Totoaba season ends with 400 active totoaba gillnets removed

Although efforts to remove lethal gillnets from the vaquita’s habitat will continue, the totoaba spawning season is now past.  With fewer than 30 vaquitas remaining and the idea of rescuing some by capturing them and placing them in a protected enclosure not considered viable at this stage, conservation action is now focused on enforcement of the gillnet ban and net removal. May saw a dramatic drop in the number of nets retrieved.  The Farley Mowat finished operations and effectively concluded this year’s operations on 4 June. No active totoaba nets were removed in June. During the 2017/2018 totoaba spawning season as a whole (December through May), 400 active totoaba nets were removed by 4 different vessels representing 77,900 m of net. One dead vaquita was found that had died of gillnet entanglement (see March Report for necropsy results).  A video summary film of the season has been released by the Sea Shepherd Conservation Society here.

Dec
Jan
Feb
Mar
Apr
May
Total
Narval
n/a
2
36
20
19
1
78
Farley Mowat
2
0
9
44
69
10
134
JPD
16
27
51
5
n/a
n/a
99
Sharpie
n/a
n/a
n/a
35
51
3
89
Total
18
30
96
104
139
14
400

The map (Source: Sea Shepherd Conservation Society Internal Reports) shows active nets removed from December 2017-June 4, 2018 by all net removal operations. The yellow dots are active totoaba nets removed prior to May and the black dots those removed during May only. The black line denotes the Vaquita Refuge and the orange line the enhanced enforcement area.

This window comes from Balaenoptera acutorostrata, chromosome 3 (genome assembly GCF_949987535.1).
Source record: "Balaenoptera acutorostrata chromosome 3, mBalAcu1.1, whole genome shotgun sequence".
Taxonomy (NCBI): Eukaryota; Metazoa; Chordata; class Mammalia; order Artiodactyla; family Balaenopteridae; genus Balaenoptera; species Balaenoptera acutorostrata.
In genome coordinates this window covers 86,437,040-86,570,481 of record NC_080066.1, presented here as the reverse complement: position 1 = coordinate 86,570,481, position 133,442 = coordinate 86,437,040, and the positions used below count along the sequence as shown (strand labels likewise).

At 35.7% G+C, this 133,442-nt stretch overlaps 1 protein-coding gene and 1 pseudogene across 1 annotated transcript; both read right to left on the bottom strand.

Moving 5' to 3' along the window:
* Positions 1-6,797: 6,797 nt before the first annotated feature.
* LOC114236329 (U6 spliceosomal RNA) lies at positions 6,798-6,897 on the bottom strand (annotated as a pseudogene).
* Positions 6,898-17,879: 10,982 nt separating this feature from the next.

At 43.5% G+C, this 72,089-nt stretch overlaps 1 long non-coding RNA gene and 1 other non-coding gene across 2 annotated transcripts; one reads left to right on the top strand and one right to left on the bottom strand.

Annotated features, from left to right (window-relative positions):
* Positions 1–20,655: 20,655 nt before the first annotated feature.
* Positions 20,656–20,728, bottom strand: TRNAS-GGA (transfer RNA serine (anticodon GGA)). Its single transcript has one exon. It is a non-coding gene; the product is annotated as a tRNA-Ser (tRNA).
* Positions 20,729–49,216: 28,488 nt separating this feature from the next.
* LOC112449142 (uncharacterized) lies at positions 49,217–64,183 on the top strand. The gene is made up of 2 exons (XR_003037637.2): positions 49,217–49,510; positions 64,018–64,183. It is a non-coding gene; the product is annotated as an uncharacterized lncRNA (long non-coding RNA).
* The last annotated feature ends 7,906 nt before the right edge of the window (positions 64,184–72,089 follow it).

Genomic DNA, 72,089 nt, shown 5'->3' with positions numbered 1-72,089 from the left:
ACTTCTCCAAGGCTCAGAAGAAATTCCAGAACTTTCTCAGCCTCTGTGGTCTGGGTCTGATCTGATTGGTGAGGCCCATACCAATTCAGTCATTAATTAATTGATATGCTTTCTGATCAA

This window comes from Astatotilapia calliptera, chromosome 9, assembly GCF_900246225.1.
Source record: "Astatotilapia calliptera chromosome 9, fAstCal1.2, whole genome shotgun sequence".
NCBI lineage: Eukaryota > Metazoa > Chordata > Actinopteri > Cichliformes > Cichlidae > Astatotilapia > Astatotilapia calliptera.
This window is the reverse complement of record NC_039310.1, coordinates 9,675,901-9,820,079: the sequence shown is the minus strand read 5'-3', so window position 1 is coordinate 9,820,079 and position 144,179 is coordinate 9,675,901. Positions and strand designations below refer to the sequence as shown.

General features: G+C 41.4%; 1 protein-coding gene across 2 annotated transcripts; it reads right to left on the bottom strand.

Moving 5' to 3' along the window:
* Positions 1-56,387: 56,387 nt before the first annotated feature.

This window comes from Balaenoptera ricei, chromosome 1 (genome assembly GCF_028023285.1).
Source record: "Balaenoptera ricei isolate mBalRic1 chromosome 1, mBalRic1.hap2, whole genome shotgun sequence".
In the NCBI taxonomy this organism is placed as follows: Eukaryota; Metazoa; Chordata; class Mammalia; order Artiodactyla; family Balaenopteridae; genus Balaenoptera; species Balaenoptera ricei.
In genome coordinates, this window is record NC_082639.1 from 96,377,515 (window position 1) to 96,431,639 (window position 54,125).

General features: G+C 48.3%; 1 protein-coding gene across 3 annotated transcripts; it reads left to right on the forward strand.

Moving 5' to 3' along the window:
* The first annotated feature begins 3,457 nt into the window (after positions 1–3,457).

The data clearly show that illegal fishing remains at a very high level in areas known to have contained vaquitas last fall.  A huge “thank you” goes out to all participants in this effort: the Department of the Environment (SEMARNAT), Sea Shepherd’s Operation Milagro, Museo de la Ballena, the Mexican Navy and Army, PEMEX, WWF-Mexico, Parley for the Oceans, PRONATURA, World Animal Protection, and the fishermen’s organizations PESCA ABC and Cooperativa Islas del Golfo. The Mexican Fisheries Department CONAPESCA recently started supporting the program as well.

Acoustic monitoring will begin in a few weeks and last through mid-August.  This monthly reporting on the CSG website will be suspended for now.

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